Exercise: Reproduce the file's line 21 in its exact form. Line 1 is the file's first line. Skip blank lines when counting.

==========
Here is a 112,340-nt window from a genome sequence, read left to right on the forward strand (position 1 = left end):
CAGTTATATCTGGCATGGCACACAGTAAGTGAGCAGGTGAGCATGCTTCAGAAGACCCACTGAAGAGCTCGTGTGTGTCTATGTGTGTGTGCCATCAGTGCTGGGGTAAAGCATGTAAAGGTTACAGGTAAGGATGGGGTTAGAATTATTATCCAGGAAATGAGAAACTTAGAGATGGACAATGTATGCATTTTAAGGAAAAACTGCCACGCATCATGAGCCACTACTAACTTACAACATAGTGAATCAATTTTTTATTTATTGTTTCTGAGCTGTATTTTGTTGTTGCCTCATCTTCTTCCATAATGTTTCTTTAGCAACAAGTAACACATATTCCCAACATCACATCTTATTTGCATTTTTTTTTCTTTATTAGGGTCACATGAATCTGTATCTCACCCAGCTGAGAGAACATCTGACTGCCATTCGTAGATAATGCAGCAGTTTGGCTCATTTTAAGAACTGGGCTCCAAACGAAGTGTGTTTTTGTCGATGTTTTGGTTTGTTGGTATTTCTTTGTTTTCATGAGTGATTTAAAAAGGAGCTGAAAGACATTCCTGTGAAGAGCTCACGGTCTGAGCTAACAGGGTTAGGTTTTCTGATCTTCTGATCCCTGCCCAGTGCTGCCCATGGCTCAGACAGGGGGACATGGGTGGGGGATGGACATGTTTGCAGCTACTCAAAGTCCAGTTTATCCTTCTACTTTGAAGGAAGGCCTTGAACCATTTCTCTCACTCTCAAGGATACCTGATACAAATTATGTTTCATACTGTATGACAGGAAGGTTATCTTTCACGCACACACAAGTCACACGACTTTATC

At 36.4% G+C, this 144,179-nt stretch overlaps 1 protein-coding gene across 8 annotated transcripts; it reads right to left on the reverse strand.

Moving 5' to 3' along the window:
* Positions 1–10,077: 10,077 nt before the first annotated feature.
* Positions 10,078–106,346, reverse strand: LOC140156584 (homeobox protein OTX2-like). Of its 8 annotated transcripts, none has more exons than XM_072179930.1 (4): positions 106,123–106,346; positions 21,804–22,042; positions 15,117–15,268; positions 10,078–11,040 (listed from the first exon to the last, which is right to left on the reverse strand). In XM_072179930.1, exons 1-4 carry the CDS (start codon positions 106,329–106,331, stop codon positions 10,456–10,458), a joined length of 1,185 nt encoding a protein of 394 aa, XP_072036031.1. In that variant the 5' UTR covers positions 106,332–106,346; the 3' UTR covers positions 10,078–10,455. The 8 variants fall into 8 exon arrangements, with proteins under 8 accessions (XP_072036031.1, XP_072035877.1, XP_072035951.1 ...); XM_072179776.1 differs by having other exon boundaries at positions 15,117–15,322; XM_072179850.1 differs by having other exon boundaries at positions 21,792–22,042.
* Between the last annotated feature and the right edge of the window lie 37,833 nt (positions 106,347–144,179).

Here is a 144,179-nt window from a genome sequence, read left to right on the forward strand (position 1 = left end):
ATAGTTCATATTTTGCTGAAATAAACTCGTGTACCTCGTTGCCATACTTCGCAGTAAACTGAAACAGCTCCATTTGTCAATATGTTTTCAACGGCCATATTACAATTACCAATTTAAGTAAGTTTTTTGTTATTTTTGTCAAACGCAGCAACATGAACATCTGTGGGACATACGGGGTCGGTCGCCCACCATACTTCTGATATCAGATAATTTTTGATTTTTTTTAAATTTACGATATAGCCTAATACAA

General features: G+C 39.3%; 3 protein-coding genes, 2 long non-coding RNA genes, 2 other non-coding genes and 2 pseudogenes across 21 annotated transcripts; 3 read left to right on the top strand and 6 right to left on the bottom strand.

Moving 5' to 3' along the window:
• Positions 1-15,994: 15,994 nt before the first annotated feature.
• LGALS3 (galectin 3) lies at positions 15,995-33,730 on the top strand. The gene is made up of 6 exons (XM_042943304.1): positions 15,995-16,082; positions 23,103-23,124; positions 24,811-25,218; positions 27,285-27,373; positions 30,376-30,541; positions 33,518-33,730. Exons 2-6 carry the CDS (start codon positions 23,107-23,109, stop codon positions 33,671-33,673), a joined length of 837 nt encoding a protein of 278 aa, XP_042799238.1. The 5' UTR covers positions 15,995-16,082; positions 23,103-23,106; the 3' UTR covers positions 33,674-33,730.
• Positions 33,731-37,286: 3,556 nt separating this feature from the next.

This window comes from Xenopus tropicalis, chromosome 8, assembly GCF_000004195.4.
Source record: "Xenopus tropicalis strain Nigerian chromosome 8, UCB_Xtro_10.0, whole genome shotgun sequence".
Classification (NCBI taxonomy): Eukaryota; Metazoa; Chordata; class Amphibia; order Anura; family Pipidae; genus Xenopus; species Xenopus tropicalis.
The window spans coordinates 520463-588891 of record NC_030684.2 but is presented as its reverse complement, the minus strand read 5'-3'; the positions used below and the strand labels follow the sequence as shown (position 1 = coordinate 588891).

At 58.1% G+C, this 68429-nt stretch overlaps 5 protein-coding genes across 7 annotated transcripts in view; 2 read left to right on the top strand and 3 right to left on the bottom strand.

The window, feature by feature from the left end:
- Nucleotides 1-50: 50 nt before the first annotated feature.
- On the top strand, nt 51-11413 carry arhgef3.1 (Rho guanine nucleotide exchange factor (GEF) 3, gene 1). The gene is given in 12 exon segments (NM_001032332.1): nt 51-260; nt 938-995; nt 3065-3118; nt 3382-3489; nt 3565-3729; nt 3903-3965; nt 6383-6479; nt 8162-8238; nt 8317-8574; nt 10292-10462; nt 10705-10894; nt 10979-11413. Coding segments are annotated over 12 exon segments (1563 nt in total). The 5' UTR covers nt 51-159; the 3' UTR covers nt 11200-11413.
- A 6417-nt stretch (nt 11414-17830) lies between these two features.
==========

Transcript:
- Nucleotides 1-50: 50 nt before the first annotated feature.